These pages are dedicated to the memory of all the men from North Carolina that fought in the Civil War.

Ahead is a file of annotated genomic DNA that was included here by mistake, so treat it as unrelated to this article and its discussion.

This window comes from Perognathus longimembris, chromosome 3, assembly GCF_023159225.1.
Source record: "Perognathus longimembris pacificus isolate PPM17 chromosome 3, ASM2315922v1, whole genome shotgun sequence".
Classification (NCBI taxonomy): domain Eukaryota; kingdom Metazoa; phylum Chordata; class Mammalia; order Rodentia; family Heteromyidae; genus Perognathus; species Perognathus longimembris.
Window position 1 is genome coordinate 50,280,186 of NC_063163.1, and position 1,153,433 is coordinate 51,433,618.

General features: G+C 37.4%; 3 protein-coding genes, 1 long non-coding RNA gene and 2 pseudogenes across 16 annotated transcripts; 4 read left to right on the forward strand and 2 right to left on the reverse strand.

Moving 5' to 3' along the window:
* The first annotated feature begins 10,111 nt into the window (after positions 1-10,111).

Newburn North Carolina Standard Raleigh April 9, 1862 The different accounts of the Battle of Newburn have not mentioned an officer who distinguished himself in that affair for determined bravery and gallant conduct—Major W. Gaston Lewis of the 33rd N.C. Troops ( Avery’s Regiment). Major Lewis had a separate command during the battle consisting of four companies, the left wing of the regiment. The right of his command rested on the railroad. The left was entirely unprotected by the retreat of the militia and Col. Sinclair’s regiment—there being a distance of 400 yards between Lewis’ left and Col. Campbell’s regiment. The enemy poured into this gap and turned Lewis’ left flank whereupon he changed his front and three separate times drove them from the railroad embankment where they had taken position. Each time they returned with heavy reinforcements and attacked him by front and flank. After all on the left had retreated—after his command had been exposed to a most severe fire for three and a half hours without cessation—after having been enfiladed on both flanks for nearly an hour—seeing a Yankee regiment forming in line of battle in his rear, Major Lewis ordered his men to our on the advancing foe a long volley and retreat. Though his four companies lost as many killed and wounded as any regiment engaged (about 25 known to be killed) he brought off his men in good order, behaving with the same coolness and bravery which he exhibited when fighting as a lieutenant in the Edgecombe Guards in the Battle of Bethel. It is difficult to get reliable information from Newbern. A rumor prevails that General Burnside had left Newburn with most of his troops, leaving only 4,000 at that place. We do not, however, endorse the rumor. Various accounts are given of the conduct of the Yankees at Newbern but we have no means of ascertaining the truth of them. We learn that 27 of our wounded have been removed to Washington and to be carried up to Tarboro. Whether this is all our killed or wounded we cannot say. We also hear of about 40 or our men being killed. We learn that Capt. Rand is uninjured and that he has written to his wife giving the following account of the killed and wounded and prisoners in his company: Killed: J.W. Pope Wounded: Silas Holeman, Simeon Austin, W.H. Smith, Paschal Burt Prisoners: Capt. O.(?) R. Rand and J.W. Vinson W.C. Booker D.G. Beckwith W.H. Boothe Paschal Gower Simeon Austin Henry Booker N.F. Bryan R.Q. Burt Dallas Crawford W.Carroll William Champion Perrin Gower W.R. Gower H. Gilbert George Griffis S. Williams J. Womble S. Young Thomas Hunter Reuben Hunter Silas Holleman E. Holt J. Harvall W.C. Hicks Sidney Jones H.L. Johnson W.W. Langston W.B. Norris Paschal Seagraves Wesley Seagraves J.A. Stevens J.F. Stevens Thomas Stevens W.H. Smith J.W.T. Utley F. Whitaker Ham. Whitaker From the Hillsborough Recorder Camp of the 19th Regiment N.C.T. Lenoir County March 29, 1862 Various unfavorable reports have been spreading through the state concerning the behavior of the 19th N.C.T. (2nd Cavalry) in the battle near Newbern on the 14th inst. I deem it a duty I owe to the men I commanded on that day to pronounce all such reports as regards them false. Captain Turner was absent, having been detailed to purchase horses for the company and that the command devolved upon me as next in rank. About 8:00 p.m. on Thursday, 13th, Company A (Captain Hayes) and K (Orange County) by orders of General Branch, were dismounted and ordered to report to Colonel Vance (26th N.C.). The reason assigned for dismounting us was that we were armed with long range guns, Company A having Mississippi rifles and Company K, Hall’s carbines. We were placed by Colonel Vance on the extreme right with Captain McRae’s independent company of infantry. A section of Captain Brem’s battery under Lt. Williams was also posted here that night and Company E, 19th N.C.T. (Captain Thomas) next morning. On Friday, 14th, my company was removed about 50 yards to the left on the right of the 26th Regiment by Lt. Colonel Burgwyn, who commanded the right wing of the 26th and all detached companies on the right. About 7:30, the engagement commenced a half mile or more to our left. About 11:00 I sent Private William Rhew to have the horses moved from the place where we had left them about a mile to our left, the day before, and to place them in our rear. About 12:00 I saw Lt. Col. Burgwyn approaching with the wing of the 26th. I met him and asked for orders. He said we were out flanked on the left and must retreat. I returned to my company, conducted it to the road about 50 yards to our right and told the men to get their horses and mount, supposing Rhew had brought them to this point; but not a horse was to be found, they had ridden off before Rhew reached them some way by the militia, others, by men in uniform. I do not know who rode them but the men came off on foot with me and we found the horses in Kinston on our arrival there Sunday morning. Not being able to find our horses, I ordered a halt and placed my men with Lt. Col. Burgwyn’s command. We retreated towards Newbern but on arriving in the old field near Col. Lee’s camp, we discovered both the railroad and the county road bridge to be on fire. We then turned to the left and reaching Brice’s Creek on Henry Bryan’s plantation, were delayed some time in crossing not being able to find the boats. We finally found the boars and succeeded in getting over all the men, about 700 by sunset. Across the creek we joined Colonel Vance with the rest of the 26th and Lt. Col. Hoke with a portion of the 33rd. We retreated by way of Trenton to Kinston where we arrived Sunday morning, 16th inst., Col. Vance being in command of all the troops as senior officer. Lt. Col. Burgwyn deserves much praise for the manner in which he conducted the retreat from the fortifications to the creek, suppressing everything like panic and showing himself to be a soldier and a commander capable of leading his fellow soldiers under any circumstances. Lt. John P. Lockhart was the only commissioned officer with him. He behaved well and assisted me in keeping the men together, remaining behind with those who were unable to keep up with the main body in the retreat. Lt. J.V. Moore was sick at home and Corp. James R. Harris acted as 2nd Lt. Our company was not in the engagement at all though among the rest to leave the field. If opportunity had offered, I think our friends would not have been ashamed of the Orange Cavalry. Pte. Jeff Teasley, one of our wagoners, saved most of the baggage though ordered several times by an officer to cut his mules out and leave the wagons. He refused to do so saying that “the wagons, wagoners, and mules went together.” The men lost everything and have received nothing yet except what our friends in Orange County and the “Soldier’s Aid Society” at Hillsborough have sent them for which they will please accept our grateful thanks. Very Respectfully, William A. Graham, Jr. 1st Lt. Commanding Company K, 19th N.C.T. North Carolina Standard Raleigh July 23, 1862 Colonel Vance’s Official Report Regarding Newbern Headquarters, 26th Regiment, N.C.V. Kinston, N.C. March 17, 1862 General L. O’B. Branch Commanding, District of Pamlico General: I have to report in accordance with military usage the share of my command in the operations of last Friday. While in the temporary command of the post at Newbern on Thursday, my regiment was ordered to Croatan Works under the command of Lt. Col. Burgwyn, to assist Col. Sinclair’s regiment should the enemy land below these works. Learning soon afterwards that Col. Campbell was at his post, I instantly transferred him to my temporary command and proceeded to Croatan to assume command of my regiment. When near there, I met Col. Sinclair, retreating, who informed me that the enemy were landing in force at Fisher’s Landing and nearer still to the works I met Col. Campbell who had just ordered my regiment to take the cars and return to Ft. Thompson. Before my return they had been posted by Lt. Col. Burgwyn in the series of redoubts constructed by me on the right of the railroad in the rear of Bullen’s Branch, extending from the railroad to the swamp about 500 yards from the road by Weathersby’s. At this road, you will remember, I had constructed the night before a breastwork commanding the passage of a swamp, with the assistance of Mr. Hawks, a young man whose skill in engineering, untiring energy and zeal I take pleasure in noting favorably. There was placed a section of Captain Brem’s artillery, Lt. Williams commanding. Captain McRae’s company of infantry with a portion of the companies of Hays and Thomas, 2nd Cavalry, dismounted. About 2:00 Friday morning, in compliance with orders received, I pushed Companies E, K. and B of my right wing across the small swamp alluded to so as to make my extreme right wing rest on the battery at the Wethersby Road. This was our position on Friday morning which remained unchanged during the day except that two companies of the 33rd Regiment under Lt. Col. Hoke came to my assistance about 9:00 who were placed in the redans vacated by my right companies, who were thrown beyond the swamp. You will perceive that my forces covered almost as much ground as all the rest of our companies together. Taking my own position a little nearer to the right under Lt. Col. Burgwyn, about whose position I was uneasy, owing to the unfinished state of our works there, I placed the left under the command of Major Carmichael and awaited the engagement. It began on my left wing about 7:50, extending towards my right six degrees until about 8:30 when all the troops in my command were engaged so far as the swamp alluded to. The severest fighting was on my extreme left, the enemy advancing under shelter of the woods to within easy range of our lines. Whenever they reached the woods and entered among the fallen timbers of the swamp in our front they were driven back in confusion by the most deadly and well directed fire from our lines who with the greatest coolness watched for their appearance. The fight was kept up until about noon, when information was brought to me by Capt. J.T. Young, my quartermaster, who barely escaped with his life in getting to me, told me that the enemy in great force had turned my left by the railroad tracks at Woods’ Brick yard, had pillaged my camp, were fighting in reverse on my left wing and were several hundred yards up the railroad between me and Newbern; also that all the troops in the field were in full retreat except for my command. This being so, there was no alternative left to me but to order an immediate retreat or be completely surrounded by overwhelming forces. Without hesitation, I gave the order. My men jumped out of the trenches, rallied, and formed in the woods without panic or confusion; and having first sent a message with an orderly to Lt. Burgwyn to follow with the forces on the right, we struck across the Weatherby Road for Brice’s Creek with the intention of getting on to the Pollacksville Road. On arriving at the creek, we found only one small boat capable of carrying only three men. The creek here is too deep to ford and about 75 yards wide. Some plunged in and swam over and swimming over myself, I rode over to Captain Whitford’s house on the Trent and through the kindness of Mr. Kit Foy, a citizen, procured three more small boats, carrying one on each shoulder from the Trent with which we hurried to the crossing. In the meantime, Lt. Col. Burgwyn arrived with the forces of the right wing in excellent condition and assisted me with the greatest coolness and efficiency in getting the troops across which, after four hours of hard labor, and the greatest anxiety, we succeeded in doing. Lt. Col. Burgwyn saw the last man over before he entered the boat. I regret to say that three men were drowned in the crossing. I must here mention favorably the good conduct of the troops under these circumstances; a large Yankee force being drawn up in view of our scouts about one mile away and their skirmishers appearing just as the rear got over. Musician B.F. Johnson, Company B, deserves particular mention, for his exertions, having ferried over the greater part of the troops himself. Once over, we were joined by Lt. Col. Hoke, 33rd Regiment, with a large portion of his command and took the road for Trenton. We marched night and day, stopping at no time for rest or sleep more than four hours. We arrived at this place safely on the 16th at noon. I regret to say that many of our men, despairing of the boats at the creek and determined not to be taken, threw away their guns to swim over; a serious loss to our government but scarcely blamable under the circumstances. The number of men killed and wounded has not yet been ascertained. Our baggage, of course, was lost but our sick were safely brought away. It remains for many to speak of the noble dead we left on the field. Major A.B. Carmichael fell about 11:00 A.M. by a hot through the head while gallantly holding his position on the left under a galling fire. A braver, nobler soldier never fell on the field of battle. Generous and open hearted as he was brave and chivalrous—he was endeared to the whole regiment. Soon after this, Captain W.P. Martin of Company H fell near the regimental colors. Highly respected as a man, brave and determined as a soldier—he was equally regretted by his command and all who knew him. The 26th Regiment are justly proud of their glorious fall. The fate of Col. Rand of Company D is as yet unknown. When last seen, he was almost surrounded by an enemy force but disdaining to fly or surrender, he was fighting desperately with Lt. Vinson and a large portion of his company who refused to leave him. Lt. Porter of Company A was also left behind, wounded. Captain A.E. McMillan was badly wounded but got away safely. I cannot conclude this report without mentioning in terms of highest praise the spirit of determination and power of endurance evinced by the troops during the hardships and sufferings of our march. Drenched with rain, blistered feet, without sleep, many sick and wounded, and almost naked, they toiled on through the day and all the weary watches of the night without murmuring, cheerfully evincing most thoroughly those high qualities in adversity the military men learn to value more than courage on the field. I have the honor to be Most Respectfully, Your Obedient Servant Z.B. Vance Colonel Commanding, 26th Regiment